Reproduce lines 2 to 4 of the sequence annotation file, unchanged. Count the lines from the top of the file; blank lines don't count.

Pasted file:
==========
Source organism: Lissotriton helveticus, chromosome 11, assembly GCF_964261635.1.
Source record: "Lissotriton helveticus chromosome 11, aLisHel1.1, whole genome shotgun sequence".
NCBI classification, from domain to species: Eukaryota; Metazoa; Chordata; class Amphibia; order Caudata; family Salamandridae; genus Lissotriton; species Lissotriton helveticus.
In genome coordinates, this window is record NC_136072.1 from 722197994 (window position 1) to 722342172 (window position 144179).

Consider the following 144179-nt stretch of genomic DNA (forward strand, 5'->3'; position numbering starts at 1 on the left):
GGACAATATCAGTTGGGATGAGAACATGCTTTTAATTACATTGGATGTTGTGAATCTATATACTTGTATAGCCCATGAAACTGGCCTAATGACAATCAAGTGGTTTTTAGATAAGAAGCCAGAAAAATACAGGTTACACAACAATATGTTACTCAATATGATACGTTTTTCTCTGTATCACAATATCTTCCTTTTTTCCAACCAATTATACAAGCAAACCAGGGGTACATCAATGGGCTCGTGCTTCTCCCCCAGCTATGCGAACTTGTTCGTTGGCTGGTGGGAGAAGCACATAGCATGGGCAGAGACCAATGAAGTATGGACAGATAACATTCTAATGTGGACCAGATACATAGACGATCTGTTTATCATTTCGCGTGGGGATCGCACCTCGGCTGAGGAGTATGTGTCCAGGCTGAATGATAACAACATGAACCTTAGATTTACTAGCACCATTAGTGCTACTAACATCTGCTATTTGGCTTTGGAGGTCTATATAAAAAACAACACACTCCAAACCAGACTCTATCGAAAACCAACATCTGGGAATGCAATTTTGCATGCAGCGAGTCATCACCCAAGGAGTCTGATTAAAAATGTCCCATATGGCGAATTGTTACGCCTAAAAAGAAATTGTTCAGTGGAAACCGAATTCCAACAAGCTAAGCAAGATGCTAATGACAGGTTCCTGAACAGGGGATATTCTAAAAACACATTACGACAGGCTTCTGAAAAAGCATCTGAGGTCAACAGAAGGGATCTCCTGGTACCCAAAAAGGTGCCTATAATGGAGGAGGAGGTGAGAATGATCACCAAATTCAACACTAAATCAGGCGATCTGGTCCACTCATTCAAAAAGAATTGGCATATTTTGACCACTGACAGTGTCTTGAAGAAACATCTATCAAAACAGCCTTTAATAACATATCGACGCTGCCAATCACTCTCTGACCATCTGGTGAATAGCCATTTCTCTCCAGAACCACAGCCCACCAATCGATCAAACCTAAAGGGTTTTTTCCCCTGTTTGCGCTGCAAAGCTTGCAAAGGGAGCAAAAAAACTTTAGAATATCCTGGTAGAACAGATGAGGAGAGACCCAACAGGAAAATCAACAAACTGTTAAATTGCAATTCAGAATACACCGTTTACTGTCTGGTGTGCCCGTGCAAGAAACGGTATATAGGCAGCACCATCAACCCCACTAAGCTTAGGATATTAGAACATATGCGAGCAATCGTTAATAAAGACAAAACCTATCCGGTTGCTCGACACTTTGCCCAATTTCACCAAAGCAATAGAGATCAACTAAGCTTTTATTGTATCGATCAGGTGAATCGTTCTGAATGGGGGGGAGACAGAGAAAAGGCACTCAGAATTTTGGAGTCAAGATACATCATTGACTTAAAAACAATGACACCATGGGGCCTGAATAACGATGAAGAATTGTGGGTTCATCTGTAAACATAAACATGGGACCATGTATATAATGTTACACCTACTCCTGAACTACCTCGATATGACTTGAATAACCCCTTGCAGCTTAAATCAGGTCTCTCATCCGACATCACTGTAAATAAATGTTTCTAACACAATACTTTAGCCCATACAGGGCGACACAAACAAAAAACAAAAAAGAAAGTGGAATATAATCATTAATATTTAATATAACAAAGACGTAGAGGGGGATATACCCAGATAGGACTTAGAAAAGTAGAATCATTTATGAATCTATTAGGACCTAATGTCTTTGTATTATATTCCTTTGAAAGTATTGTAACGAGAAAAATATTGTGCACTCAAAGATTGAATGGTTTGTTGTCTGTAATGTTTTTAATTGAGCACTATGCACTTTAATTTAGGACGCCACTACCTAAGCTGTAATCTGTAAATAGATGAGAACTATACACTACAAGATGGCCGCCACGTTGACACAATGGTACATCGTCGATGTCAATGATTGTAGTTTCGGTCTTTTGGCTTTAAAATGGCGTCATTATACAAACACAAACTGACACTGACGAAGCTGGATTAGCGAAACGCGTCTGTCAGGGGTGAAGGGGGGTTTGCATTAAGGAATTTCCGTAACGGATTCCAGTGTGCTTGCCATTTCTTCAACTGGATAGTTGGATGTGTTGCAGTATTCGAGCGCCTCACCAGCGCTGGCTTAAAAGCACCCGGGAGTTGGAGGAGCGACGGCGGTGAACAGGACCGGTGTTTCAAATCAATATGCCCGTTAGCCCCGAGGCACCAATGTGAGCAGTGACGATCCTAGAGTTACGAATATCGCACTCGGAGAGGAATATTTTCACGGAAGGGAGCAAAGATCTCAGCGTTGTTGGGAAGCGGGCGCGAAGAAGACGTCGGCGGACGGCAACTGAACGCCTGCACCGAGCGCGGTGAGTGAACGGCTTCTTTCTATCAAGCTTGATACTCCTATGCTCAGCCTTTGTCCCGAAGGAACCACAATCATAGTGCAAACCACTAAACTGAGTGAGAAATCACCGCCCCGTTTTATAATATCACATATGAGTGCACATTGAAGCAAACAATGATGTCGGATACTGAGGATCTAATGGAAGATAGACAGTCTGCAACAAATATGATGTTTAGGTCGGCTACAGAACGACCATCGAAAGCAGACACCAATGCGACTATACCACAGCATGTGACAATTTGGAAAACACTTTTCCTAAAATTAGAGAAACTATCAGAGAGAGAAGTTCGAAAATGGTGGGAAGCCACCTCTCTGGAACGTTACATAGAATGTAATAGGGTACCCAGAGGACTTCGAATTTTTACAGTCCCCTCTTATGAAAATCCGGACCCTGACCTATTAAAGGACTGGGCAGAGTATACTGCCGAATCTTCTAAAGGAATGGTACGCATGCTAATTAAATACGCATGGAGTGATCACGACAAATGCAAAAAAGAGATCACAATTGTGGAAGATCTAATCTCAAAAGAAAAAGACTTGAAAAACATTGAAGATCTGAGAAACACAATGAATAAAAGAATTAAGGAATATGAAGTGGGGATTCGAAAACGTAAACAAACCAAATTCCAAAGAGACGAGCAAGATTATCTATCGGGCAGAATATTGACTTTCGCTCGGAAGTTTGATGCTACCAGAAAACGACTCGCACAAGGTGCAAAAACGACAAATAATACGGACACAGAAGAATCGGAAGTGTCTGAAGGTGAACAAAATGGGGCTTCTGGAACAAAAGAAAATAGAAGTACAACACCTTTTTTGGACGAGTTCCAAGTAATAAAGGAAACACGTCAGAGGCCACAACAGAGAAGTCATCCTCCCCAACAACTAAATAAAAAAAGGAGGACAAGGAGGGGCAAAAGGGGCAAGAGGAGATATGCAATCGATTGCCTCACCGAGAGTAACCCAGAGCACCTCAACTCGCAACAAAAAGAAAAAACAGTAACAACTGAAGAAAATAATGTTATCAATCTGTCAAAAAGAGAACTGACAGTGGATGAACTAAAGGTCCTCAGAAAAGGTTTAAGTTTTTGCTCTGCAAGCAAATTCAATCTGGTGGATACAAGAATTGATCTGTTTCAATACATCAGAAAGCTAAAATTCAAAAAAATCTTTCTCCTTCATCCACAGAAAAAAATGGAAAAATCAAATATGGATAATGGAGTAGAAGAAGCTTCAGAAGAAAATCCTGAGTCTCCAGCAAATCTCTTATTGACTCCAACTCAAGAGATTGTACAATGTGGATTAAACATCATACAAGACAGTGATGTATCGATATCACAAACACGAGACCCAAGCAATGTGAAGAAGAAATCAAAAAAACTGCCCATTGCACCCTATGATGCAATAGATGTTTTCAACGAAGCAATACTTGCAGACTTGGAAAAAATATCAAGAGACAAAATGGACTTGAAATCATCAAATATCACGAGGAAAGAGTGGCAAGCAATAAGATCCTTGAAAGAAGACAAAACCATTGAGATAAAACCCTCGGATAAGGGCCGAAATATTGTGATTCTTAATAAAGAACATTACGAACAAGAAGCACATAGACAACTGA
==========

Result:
Source record: "Lissotriton helveticus chromosome 11, aLisHel1.1, whole genome shotgun sequence".
NCBI classification, from domain to species: Eukaryota; Metazoa; Chordata; class Amphibia; order Caudata; family Salamandridae; genus Lissotriton; species Lissotriton helveticus.
In genome coordinates, this window is record NC_136072.1 from 722197994 (window position 1) to 722342172 (window position 144179).